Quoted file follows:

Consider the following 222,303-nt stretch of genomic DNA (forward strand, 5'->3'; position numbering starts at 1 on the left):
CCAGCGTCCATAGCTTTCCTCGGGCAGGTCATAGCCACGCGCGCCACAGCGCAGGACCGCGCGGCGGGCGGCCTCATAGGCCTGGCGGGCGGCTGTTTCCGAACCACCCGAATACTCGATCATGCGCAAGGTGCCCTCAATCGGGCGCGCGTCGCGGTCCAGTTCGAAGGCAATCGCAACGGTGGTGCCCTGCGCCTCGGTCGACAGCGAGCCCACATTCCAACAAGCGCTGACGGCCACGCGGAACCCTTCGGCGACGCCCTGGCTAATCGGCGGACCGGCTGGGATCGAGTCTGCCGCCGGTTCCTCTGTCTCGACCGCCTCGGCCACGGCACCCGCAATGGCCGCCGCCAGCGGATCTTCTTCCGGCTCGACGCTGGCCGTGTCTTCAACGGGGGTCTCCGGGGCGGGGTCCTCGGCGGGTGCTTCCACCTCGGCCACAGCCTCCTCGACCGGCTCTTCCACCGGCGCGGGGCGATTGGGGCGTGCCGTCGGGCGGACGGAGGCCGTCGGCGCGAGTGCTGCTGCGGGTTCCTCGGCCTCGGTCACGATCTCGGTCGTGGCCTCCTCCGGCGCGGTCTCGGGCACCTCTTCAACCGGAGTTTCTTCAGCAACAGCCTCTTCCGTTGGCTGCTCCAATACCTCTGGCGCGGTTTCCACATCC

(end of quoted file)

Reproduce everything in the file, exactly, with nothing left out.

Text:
Consider the following 222,303-nt stretch of genomic DNA (forward strand, 5'->3'; position numbering starts at 1 on the left):
CCAGCGTCCATAGCTTTCCTCGGGCAGGTCATAGCCACGCGCGCCACAGCGCAGGACCGCGCGGCGGGCGGCCTCATAGGCCTGGCGGGCGGCTGTTTCCGAACCACCCGAATACTCGATCATGCGCAAGGTGCCCTCAATCGGGCGCGCGTCGCGGTCCAGTTCGAAGGCAATCGCAACGGTGGTGCCCTGCGCCTCGGTCGACAGCGAGCCCACATTCCAACAAGCGCTGACGGCCACGCGGAACCCTTCGGCGACGCCCTGGCTAATCGGCGGACCGGCTGGGATCGAGTCTGCCGCCGGTTCCTCTGTCTCGACCGCCTCGGCCACGGCACCCGCAATGGCCGCCGCCAGCGGATCTTCTTCCGGCTCGACGCTGGCCGTGTCTTCAACGGGGGTCTCCGGGGCGGGGTCCTCGGCGGGTGCTTCCACCTCGGCCACAGCCTCCTCGACCGGCTCTTCCACCGGCGCGGGGCGATTGGGGCGTGCCGTCGGGCGGACGGAGGCCGTCGGCGCGAGTGCTGCTGCGGGTTCCTCGGCCTCGGTCACGATCTCGGTCGTGGCCTCCTCCGGCGCGGTCTCGGGCACCTCTTCAACCGGAGTTTCTTCAGCAACAGCCTCTTCCGTTGGCTGCTCCAATACCTCTGGCGCGGTTTCCACATCC